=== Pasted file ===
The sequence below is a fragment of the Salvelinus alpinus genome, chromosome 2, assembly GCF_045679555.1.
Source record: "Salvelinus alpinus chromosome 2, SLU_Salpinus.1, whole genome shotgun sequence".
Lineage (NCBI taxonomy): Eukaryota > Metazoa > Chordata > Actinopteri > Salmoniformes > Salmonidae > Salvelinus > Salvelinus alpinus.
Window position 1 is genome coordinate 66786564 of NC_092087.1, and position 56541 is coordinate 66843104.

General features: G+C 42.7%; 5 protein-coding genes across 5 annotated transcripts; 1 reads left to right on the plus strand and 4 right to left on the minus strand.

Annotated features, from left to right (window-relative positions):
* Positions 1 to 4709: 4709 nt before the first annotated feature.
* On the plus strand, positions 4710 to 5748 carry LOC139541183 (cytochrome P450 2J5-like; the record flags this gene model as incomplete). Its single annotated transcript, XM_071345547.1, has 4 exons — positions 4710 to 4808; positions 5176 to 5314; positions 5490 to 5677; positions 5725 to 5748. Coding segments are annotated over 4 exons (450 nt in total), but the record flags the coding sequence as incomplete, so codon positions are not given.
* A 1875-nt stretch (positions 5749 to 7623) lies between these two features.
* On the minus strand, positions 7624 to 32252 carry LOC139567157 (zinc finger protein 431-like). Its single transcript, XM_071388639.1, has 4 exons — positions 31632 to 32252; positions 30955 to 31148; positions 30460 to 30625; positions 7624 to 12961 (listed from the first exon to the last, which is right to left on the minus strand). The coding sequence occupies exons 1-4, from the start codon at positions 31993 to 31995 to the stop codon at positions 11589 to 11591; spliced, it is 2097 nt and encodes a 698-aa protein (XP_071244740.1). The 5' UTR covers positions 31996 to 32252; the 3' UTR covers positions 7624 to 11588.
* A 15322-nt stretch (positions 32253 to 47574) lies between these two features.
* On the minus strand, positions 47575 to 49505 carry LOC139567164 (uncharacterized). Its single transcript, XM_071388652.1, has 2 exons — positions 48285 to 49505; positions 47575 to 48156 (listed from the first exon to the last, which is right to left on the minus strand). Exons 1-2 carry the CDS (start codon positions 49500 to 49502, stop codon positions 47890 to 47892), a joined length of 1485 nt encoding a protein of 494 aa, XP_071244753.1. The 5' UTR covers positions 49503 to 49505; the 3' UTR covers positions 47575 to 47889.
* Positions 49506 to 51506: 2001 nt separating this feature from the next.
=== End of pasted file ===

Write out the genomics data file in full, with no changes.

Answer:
The sequence below is a fragment of the Salvelinus alpinus genome, chromosome 2, assembly GCF_045679555.1.
Source record: "Salvelinus alpinus chromosome 2, SLU_Salpinus.1, whole genome shotgun sequence".
Lineage (NCBI taxonomy): Eukaryota > Metazoa > Chordata > Actinopteri > Salmoniformes > Salmonidae > Salvelinus > Salvelinus alpinus.
Window position 1 is genome coordinate 66786564 of NC_092087.1, and position 56541 is coordinate 66843104.

General features: G+C 42.7%; 5 protein-coding genes across 5 annotated transcripts; 1 reads left to right on the plus strand and 4 right to left on the minus strand.

Annotated features, from left to right (window-relative positions):
* Positions 1 to 4709: 4709 nt before the first annotated feature.
* On the plus strand, positions 4710 to 5748 carry LOC139541183 (cytochrome P450 2J5-like; the record flags this gene model as incomplete). Its single annotated transcript, XM_071345547.1, has 4 exons — positions 4710 to 4808; positions 5176 to 5314; positions 5490 to 5677; positions 5725 to 5748. Coding segments are annotated over 4 exons (450 nt in total), but the record flags the coding sequence as incomplete, so codon positions are not given.
* A 1875-nt stretch (positions 5749 to 7623) lies between these two features.
* On the minus strand, positions 7624 to 32252 carry LOC139567157 (zinc finger protein 431-like). Its single transcript, XM_071388639.1, has 4 exons — positions 31632 to 32252; positions 30955 to 31148; positions 30460 to 30625; positions 7624 to 12961 (listed from the first exon to the last, which is right to left on the minus strand). The coding sequence occupies exons 1-4, from the start codon at positions 31993 to 31995 to the stop codon at positions 11589 to 11591; spliced, it is 2097 nt and encodes a 698-aa protein (XP_071244740.1). The 5' UTR covers positions 31996 to 32252; the 3' UTR covers positions 7624 to 11588.
* A 15322-nt stretch (positions 32253 to 47574) lies between these two features.
* On the minus strand, positions 47575 to 49505 carry LOC139567164 (uncharacterized). Its single transcript, XM_071388652.1, has 2 exons — positions 48285 to 49505; positions 47575 to 48156 (listed from the first exon to the last, which is right to left on the minus strand). Exons 1-2 carry the CDS (start codon positions 49500 to 49502, stop codon positions 47890 to 47892), a joined length of 1485 nt encoding a protein of 494 aa, XP_071244753.1. The 5' UTR covers positions 49503 to 49505; the 3' UTR covers positions 47575 to 47889.
* Positions 49506 to 51506: 2001 nt separating this feature from the next.